I have a pink dogwood tree in my backyard. It is very close to the house. It was on the property when I purchased the house in December. I have trimmed it back twice so far this summer to keep it from touching the house. I don’t know how old the tree is, but it is obviously in the wrong place, and I have concerns about damage to the house’s foundation. There is very little dig room between the foundation and the deck, so I might not be able to get to the entire root of the tree. Should I try to move it and take a chance on killing it, or is damage to the house not an issue?
It’s a cute tree, but if there were ever a wrong plant in wrong place, this would be it. There’s probably no damage to the house yet, but it could be coming. Your photos show there is not even three feet between the trunk and the house and the deck. Can’t help but wonder what the idea was placing it there.
Some dogwood varieties are notorious for being difficult to successfully transplant. But I don’t see that you have a choice; it cannot remain there. As you mentioned, limbs have already touched the house. It might survive transplant, but it might not.
It is such a small tree, so it has probably not been there long. The root might not have had time to travel out too far.
Choose a nice, typically sunny spot in your yard. Dig a wide-but-not-too-deep hole. Do not enhance the soil in the planting hole or place fertilizer in the planting hole.
You might not get all the root when you dig up the tree, but you will likely get most of it.
Replant it no deeper than it is now. Run water into the hole as you plant, even if it’s raining.
Go ahead and do it now in early fall, as long as you keep it damp.
I hope the transplant works.
We just moved into our first home, and it had a vegetable garden this summer. It looks OK, but we know it will need attention before winter comes on. We both have zero experience at vegetables (a little at flowers), and we wonder what to do with it now ?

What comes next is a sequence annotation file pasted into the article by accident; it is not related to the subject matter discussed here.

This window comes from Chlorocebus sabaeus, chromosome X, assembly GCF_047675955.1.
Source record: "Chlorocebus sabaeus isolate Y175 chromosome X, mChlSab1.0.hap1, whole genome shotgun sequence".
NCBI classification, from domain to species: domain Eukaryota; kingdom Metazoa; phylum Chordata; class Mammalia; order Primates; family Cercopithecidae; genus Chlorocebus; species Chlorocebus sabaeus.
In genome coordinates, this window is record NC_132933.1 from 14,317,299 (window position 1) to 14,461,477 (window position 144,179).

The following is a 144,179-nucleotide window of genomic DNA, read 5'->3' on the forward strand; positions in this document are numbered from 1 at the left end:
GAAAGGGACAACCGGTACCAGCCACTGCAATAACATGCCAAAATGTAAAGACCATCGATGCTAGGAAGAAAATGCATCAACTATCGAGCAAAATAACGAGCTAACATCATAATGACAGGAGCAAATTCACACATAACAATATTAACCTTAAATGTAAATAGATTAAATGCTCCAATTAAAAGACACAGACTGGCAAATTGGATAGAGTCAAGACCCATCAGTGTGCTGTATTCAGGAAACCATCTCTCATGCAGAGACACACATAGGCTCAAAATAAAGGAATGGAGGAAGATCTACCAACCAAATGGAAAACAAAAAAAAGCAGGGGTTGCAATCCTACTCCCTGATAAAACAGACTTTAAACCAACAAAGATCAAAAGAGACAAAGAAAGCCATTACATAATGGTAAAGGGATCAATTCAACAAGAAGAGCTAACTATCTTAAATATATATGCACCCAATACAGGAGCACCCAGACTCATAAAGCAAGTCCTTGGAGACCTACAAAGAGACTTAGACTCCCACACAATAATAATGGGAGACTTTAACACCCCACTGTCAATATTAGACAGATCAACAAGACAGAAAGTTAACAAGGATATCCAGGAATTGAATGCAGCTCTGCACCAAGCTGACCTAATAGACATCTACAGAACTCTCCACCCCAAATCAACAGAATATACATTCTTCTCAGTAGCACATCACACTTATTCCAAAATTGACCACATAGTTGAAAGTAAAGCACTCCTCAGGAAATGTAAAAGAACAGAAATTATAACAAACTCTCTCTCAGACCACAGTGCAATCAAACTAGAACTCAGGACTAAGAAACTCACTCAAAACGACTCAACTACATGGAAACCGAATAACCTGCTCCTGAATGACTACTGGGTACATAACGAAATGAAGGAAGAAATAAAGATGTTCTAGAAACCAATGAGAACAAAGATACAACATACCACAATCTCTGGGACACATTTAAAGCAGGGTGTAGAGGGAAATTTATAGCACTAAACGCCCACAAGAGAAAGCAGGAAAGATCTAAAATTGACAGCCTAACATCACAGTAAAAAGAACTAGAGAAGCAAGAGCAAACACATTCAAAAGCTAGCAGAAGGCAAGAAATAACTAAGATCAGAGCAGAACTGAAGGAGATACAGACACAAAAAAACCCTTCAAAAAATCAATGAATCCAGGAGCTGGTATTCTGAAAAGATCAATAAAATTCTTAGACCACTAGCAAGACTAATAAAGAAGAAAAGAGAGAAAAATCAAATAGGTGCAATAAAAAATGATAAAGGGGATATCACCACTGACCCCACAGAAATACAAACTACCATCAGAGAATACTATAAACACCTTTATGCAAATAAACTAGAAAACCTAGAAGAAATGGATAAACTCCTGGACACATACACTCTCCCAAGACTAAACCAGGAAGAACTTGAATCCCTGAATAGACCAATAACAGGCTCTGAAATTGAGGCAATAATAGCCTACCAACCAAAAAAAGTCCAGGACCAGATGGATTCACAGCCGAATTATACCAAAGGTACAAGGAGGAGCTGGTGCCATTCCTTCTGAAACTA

Congratulations on becoming homeowners. Because you have some experience at ornamental gardening, you are on your way. A vegetable garden isn’t all that much different.
First, check with a master gardener for the best local, timely advice. Email email@example.com.
Then, gather information wherever you can: books, TV garden shows, classes, visit with neighbors, and of course, look at advice online.
Here are a few things you could be doing now:
• Weed: Winter weeds are coming on. It’s warm and wet — their favorite condition. It’s a slug’s favorite, too! Declare war on them! Check with store staff for safe bait.
• Remove exhausted vegetables. Compost them only if they look healthy. Don’t compost anything that looks diseased. Burn remaining plants if you are allowed. Or bury diseased plant parts 2 feet deep or more or send them to the landfill.
• Remove spent annual flowers.
• Weed some more!
• Cut back and divide any overcrowded perennial as needed.
• Turn over and loosen compacted soil.
• Add compost to soil.
• Bait for slugs and snails again. Apply often.
• Fertilize the lawn in mid- to late November.
• Seek disease-resistant fruit trees and plant them before leaves begin to grow.
• Apply mulch after soil is cold. Don’t allow mulch to touch the trunk of shrubs or trees to discourage insects gnawing and bark damage.
My dad gave me some packages of vegetable seed that he didn’t get planted this year. It’s all packed for 2012; one is for 2010 and several for 2011. I hate to throw them out, but wondered if they will be worth planting? How shall I store them until spring?
Fresh seed is not that expensive, so you should not rely on these old seeds as the only seeds you plant for your next spring garden.
Some of the old seeds might sprout, but the germination rate will likely be lower. You could test it in the spring by putting 10 seeds in a damp paper towel. Place that in a plastic zipper bag. Keep the bag in a warm location and check it every few days to make sure it doesn’t dry out.
Take a look in one week. If seven or eight of the 10 have sprouted, you’ll stand a pretty good chance of having a crop. If fewer sprouted, plant heaver to compensate for the lower seed sprout.
Store the old seed in a dry, dark spot that will not freeze. And keep them from becoming damp.
Celeste Lindsay is a WSU-certified master gardener. Send questions to firstname.lastname@example.org.